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Nos. 07-826 and 07-850

 

In the Supreme Court of the United States

KENNETH J. GRAHAM, PETITIONER

v.

UNITED STATES OF AMERICA

KYLE DRESBACH, PETITIONER

v.

UNITED STATES OF AMERICA

ON PETITIONS FOR A WRIT OF CERTIORARI
TO THE UNITED STATES COURT OF APPEALS
FOR THE SIXTH CIRCUIT

BRIEF FOR THE UNITED STATES IN OPPOSITION

PAUL D. CLEMENT
Solicitor General
Counsel of Record
NATHAN J. HOCHMAN
Assistant Attorney General
ALAN HECHTKOPF
JOHN HINTON, III
Attorneys
Department of Justice
Washington, D.C. 20530-0001
(202) 514-2217

QUESTION PRESENTED

Whether a prosecutor's duty to disclose exculpatory evidence extends to materials within the exclusive control of a cooperating co-conspirator who is not acting on behalf of the government.

In the Supreme Court of the United States

No. 07-826

KENNETH J. GRAHAM, PETITIONER

v.

UNITED STATES OF AMERICA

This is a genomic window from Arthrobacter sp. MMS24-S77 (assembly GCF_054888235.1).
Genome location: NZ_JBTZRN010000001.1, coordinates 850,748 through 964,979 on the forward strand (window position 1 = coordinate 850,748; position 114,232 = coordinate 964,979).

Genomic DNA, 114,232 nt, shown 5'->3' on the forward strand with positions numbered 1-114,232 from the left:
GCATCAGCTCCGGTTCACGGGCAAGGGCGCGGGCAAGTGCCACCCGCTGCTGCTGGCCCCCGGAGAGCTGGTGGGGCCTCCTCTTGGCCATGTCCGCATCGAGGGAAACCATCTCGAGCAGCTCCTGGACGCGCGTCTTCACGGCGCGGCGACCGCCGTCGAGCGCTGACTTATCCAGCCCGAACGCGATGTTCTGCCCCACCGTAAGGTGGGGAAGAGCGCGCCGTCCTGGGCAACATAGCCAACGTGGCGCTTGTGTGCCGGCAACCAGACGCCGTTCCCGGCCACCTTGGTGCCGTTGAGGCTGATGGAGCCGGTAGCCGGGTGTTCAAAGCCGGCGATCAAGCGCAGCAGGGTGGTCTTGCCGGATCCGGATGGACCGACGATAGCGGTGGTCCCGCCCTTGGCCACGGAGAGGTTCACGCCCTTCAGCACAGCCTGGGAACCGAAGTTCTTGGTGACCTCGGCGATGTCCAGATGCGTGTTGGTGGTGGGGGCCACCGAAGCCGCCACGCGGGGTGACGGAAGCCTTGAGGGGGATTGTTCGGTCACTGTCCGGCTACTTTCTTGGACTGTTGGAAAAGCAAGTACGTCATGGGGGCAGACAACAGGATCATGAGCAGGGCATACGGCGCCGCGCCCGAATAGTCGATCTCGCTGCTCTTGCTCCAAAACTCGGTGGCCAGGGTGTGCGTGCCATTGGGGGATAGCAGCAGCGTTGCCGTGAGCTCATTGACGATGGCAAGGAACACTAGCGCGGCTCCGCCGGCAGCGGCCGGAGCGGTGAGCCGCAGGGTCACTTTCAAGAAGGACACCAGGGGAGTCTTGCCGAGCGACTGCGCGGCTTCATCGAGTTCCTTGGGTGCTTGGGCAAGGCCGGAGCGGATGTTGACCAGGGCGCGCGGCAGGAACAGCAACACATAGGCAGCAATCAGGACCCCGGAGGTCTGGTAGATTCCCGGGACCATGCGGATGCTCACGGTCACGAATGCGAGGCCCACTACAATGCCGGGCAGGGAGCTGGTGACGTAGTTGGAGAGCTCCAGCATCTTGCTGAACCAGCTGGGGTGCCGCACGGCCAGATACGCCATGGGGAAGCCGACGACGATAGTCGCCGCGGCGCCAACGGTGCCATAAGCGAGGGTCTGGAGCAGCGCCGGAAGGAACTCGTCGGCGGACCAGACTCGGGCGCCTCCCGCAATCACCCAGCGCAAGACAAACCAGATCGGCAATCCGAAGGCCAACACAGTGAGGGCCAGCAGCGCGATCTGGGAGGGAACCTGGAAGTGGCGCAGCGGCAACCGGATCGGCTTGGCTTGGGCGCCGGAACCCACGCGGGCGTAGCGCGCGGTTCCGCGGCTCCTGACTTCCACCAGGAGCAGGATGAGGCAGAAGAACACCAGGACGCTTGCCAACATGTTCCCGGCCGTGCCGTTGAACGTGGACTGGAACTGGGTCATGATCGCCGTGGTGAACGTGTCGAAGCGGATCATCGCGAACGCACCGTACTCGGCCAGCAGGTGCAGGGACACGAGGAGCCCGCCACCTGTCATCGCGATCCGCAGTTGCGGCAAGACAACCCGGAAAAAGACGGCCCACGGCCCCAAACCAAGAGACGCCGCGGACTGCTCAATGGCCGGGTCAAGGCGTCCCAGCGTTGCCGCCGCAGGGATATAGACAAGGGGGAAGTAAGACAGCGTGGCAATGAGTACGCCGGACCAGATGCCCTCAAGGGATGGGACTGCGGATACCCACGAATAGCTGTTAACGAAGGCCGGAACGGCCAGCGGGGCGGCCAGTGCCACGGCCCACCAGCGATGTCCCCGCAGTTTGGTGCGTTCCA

No. 07-850

KYLE DRESBACH, PETITIONER

v.

UNITED STATES OF AMERICA

 

ON PETITIONS FOR A WRIT OF CERTIORARI
TO THE UNITED STATES COURT OF APPEALS
FOR THE SIXTH CIRCUIT

BRIEF FOR THE UNITED STATES IN OPPOSITION

OPINIONS BELOW

The opinion of the court of appeals (Pet. App. 1a-22a) is reported at 484 F.3d 413.1 The order of the district court denying petitioners' motion for a new trial (Pet. App. 23a-52a) is unreported.

JURISDICTION

The judgment of the court of appeals was entered on April 20, 2007. A petition for rehearing was denied on September 18, 2007 (Pet. App. 53a). The petition for a writ of certiorari in No. 07-826 was filed on December 17, 2007. The petition for a writ of certiorari in No.07-850 was not filed until December 18, 2007, and is out of time under Rule 13.1 of the Rules of this Court. The jurisdiction of the Court is invoked under 28 U.S.C. 1254(1).

STATEMENT

Following a jury trial in the United States District Court for the Eastern District of Michigan, petitioners were convicted of one count of conspiracy to commit mail fraud and to subscribe false tax returns, in violation of 18 U.S.C. 371; one count of conspiracy to commit money laundering, in violation of 18 U.S.C. 1956(h); and two counts each of money laundering, in violation of 18 U.S.C. 1957, and subscribing a false income tax return, in violation of 26 U.S.C. 7206(1). C.A. App. 72-73, 80-81. Petitioner Graham was sentenced to 75 months of im prisonment, and petitioner Dresbach was sentenced to 58 months of imprisonment. Id. at 74, 82. The court of appeals affirmed. Pet. App. 1a-22a.